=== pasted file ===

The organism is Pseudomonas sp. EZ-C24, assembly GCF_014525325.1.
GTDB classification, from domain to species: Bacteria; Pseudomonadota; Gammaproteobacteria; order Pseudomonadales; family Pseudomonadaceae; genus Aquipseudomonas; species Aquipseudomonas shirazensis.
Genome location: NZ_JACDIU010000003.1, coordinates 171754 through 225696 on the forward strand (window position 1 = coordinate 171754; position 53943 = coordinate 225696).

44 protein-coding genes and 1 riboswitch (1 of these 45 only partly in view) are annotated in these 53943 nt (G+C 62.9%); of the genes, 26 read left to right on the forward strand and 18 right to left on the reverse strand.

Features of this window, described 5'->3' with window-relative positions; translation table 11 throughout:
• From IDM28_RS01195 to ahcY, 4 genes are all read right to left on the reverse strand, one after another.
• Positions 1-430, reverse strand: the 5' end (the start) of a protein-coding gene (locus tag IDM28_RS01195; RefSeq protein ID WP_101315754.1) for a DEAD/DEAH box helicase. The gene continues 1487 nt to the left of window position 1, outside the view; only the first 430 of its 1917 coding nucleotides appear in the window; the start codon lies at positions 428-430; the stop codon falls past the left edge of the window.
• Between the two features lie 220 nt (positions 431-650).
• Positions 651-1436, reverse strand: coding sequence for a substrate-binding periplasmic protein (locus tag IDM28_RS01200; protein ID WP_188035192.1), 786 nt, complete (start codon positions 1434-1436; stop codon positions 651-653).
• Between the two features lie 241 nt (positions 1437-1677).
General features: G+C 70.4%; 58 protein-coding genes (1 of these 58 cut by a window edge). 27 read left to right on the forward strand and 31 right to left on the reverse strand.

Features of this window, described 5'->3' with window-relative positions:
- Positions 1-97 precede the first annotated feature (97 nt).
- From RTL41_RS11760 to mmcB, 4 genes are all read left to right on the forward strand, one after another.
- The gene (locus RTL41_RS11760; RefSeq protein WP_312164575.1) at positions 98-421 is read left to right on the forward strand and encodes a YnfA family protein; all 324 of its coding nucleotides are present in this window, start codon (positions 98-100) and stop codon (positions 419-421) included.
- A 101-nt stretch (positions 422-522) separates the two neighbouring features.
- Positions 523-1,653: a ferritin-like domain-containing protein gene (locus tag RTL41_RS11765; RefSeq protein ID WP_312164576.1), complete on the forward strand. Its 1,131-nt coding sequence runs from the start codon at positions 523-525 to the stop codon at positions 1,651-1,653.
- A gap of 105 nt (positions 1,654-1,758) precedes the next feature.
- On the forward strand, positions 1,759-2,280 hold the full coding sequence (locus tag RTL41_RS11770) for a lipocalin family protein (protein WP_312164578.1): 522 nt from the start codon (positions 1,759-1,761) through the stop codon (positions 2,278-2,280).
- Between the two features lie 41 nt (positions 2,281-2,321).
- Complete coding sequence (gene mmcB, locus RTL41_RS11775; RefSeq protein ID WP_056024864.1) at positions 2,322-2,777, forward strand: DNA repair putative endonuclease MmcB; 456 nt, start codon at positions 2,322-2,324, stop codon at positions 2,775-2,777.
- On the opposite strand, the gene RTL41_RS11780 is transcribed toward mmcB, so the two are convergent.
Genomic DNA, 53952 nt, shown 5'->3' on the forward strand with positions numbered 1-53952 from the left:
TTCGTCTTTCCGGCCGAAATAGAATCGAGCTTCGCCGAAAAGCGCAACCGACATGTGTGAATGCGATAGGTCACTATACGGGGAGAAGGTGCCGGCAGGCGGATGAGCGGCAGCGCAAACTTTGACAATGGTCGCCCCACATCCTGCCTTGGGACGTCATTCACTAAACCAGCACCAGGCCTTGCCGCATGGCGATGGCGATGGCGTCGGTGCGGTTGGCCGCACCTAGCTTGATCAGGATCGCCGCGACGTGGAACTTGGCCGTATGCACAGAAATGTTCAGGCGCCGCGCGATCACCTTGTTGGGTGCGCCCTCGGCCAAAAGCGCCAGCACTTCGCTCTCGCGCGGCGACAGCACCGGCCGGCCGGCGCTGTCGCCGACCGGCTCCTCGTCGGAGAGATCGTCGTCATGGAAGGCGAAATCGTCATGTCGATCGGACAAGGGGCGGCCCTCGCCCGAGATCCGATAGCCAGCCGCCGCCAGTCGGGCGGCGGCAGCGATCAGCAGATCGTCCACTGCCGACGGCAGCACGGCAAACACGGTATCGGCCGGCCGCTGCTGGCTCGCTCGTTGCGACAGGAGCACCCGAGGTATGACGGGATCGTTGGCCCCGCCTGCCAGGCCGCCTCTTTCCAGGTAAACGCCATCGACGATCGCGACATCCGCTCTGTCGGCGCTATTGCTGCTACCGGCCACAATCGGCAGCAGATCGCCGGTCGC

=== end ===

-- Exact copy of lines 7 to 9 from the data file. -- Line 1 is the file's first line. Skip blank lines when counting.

• Positions 1-430, reverse strand: the 5' end (the start) of a protein-coding gene (locus tag IDM28_RS01195; RefSeq protein ID WP_101315754.1) for a DEAD/DEAH box helicase. The gene continues 1487 nt to the left of window position 1, outside the view; only the first 430 of its 1917 coding nucleotides appear in the window; the start codon lies at positions 428-430; the stop codon falls past the left edge of the window.
• Between the two features lie 220 nt (positions 431-650).
• Positions 651-1436, reverse strand: coding sequence for a substrate-binding periplasmic protein (locus tag IDM28_RS01200; protein ID WP_188035192.1), 786 nt, complete (start codon positions 1434-1436; stop codon positions 651-653).